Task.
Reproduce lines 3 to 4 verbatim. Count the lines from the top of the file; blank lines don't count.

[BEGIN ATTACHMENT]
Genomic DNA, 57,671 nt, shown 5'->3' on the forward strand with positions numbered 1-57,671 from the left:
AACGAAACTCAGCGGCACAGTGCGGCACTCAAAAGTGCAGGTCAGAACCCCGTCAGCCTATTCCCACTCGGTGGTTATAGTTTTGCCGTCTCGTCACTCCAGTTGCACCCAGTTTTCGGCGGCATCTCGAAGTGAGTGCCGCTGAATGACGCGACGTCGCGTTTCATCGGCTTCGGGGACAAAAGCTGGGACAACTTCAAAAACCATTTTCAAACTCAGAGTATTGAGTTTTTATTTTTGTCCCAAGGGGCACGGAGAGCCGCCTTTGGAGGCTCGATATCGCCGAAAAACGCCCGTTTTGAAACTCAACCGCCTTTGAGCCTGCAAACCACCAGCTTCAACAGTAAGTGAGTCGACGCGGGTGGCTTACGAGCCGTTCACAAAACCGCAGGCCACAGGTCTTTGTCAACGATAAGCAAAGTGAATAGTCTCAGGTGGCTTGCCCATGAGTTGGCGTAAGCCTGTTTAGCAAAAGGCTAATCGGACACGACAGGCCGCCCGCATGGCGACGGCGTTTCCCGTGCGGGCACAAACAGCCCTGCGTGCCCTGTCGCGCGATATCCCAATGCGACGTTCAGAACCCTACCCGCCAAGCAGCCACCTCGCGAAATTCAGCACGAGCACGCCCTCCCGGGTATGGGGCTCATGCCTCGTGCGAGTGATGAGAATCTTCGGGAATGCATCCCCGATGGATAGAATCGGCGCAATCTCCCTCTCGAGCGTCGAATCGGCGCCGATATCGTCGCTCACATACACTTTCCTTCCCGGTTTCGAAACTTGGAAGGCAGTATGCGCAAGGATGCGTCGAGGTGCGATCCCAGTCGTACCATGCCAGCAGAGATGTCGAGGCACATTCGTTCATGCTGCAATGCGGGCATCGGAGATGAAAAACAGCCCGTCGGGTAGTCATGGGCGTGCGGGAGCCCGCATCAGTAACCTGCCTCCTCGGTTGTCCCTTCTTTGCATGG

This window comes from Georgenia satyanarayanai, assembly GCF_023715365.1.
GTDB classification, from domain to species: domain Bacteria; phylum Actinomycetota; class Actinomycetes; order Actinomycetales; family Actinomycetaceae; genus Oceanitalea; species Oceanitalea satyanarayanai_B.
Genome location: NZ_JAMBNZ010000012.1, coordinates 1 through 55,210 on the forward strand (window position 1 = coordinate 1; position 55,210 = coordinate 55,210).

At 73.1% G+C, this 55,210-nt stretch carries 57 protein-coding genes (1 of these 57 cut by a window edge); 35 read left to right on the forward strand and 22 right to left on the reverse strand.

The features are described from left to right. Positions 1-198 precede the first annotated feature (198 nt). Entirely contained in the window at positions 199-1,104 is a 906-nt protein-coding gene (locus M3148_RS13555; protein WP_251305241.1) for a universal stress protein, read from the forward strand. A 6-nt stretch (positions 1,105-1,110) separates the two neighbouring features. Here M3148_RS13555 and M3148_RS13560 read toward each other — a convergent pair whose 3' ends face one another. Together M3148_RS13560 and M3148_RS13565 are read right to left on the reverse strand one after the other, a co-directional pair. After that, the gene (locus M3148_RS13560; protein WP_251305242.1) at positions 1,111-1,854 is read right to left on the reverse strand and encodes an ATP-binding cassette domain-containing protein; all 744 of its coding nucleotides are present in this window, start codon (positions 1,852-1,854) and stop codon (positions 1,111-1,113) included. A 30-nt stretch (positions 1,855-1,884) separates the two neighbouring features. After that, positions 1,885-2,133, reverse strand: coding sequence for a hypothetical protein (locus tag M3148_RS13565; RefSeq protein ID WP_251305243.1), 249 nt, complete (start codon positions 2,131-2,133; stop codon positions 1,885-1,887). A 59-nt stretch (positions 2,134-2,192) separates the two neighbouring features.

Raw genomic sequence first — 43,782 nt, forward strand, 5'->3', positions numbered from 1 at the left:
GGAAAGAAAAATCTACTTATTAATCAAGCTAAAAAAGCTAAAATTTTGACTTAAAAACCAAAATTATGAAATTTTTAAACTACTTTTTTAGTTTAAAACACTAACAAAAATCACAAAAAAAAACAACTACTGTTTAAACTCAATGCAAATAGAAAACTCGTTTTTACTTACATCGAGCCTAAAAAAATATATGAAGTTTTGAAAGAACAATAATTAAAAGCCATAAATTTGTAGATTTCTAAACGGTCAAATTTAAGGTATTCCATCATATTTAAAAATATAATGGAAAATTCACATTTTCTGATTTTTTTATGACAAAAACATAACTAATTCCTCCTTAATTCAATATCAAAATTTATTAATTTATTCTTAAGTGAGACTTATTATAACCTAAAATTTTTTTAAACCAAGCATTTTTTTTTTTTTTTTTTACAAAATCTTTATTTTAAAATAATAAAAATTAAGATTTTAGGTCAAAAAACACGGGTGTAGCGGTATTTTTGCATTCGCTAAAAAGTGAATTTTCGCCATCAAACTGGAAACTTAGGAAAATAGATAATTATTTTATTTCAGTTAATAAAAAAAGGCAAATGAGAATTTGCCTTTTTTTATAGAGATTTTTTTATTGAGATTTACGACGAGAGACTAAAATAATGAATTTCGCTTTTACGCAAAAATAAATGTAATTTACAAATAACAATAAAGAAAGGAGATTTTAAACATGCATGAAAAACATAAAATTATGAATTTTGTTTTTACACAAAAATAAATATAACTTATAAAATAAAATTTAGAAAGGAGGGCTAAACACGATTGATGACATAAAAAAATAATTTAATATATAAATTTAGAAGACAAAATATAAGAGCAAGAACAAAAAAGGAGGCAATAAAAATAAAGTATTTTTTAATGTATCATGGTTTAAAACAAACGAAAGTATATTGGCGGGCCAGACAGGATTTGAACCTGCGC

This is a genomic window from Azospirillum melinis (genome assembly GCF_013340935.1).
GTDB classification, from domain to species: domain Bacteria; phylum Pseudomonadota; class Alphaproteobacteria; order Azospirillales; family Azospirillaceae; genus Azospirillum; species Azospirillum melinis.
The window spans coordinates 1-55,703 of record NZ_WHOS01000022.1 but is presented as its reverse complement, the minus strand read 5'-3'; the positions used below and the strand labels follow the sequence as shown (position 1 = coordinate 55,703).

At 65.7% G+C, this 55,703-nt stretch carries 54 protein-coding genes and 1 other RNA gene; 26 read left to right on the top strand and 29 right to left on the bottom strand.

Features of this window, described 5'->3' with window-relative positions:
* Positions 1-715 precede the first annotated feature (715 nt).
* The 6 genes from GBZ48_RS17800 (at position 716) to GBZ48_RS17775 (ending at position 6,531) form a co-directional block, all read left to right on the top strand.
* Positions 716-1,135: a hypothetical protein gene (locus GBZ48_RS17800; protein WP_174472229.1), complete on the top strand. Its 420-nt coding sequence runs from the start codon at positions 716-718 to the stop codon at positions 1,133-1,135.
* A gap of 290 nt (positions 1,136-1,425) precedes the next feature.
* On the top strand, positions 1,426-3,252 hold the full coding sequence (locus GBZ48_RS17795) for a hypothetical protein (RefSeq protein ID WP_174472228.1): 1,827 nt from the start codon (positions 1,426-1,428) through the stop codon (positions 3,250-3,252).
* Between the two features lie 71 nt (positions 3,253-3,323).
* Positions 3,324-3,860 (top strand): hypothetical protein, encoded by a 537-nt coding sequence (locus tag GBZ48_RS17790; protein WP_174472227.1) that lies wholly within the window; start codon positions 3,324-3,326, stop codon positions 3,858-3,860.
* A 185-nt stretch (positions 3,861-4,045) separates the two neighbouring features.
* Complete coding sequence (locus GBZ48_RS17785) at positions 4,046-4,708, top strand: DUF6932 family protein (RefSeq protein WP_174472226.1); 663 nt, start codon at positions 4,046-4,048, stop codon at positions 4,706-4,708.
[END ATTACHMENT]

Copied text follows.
This window comes from Georgenia satyanarayanai, assembly GCF_023715365.1.
GTDB classification, from domain to species: domain Bacteria; phylum Actinomycetota; class Actinomycetes; order Actinomycetales; family Actinomycetaceae; genus Oceanitalea; species Oceanitalea satyanarayanai_B.